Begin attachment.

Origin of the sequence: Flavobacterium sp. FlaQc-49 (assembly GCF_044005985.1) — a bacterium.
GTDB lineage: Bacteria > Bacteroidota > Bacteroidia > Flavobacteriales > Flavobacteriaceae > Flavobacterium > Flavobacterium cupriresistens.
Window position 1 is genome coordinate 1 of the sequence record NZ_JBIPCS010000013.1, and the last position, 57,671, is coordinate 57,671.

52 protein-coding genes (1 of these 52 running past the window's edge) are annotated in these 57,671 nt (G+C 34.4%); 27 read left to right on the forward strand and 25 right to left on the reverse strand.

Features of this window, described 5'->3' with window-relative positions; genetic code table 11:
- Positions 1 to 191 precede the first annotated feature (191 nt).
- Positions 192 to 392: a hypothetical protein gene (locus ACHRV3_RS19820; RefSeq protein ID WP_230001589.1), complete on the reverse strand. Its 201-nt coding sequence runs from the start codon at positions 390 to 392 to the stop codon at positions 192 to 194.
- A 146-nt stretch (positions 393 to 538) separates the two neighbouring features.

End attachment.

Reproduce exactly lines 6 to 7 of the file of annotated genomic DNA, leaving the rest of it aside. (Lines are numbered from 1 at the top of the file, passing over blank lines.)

- Positions 1 to 191 precede the first annotated feature (191 nt).
- Positions 192 to 392: a hypothetical protein gene (locus ACHRV3_RS19820; RefSeq protein ID WP_230001589.1), complete on the reverse strand. Its 201-nt coding sequence runs from the start codon at positions 390 to 392 to the stop codon at positions 192 to 194.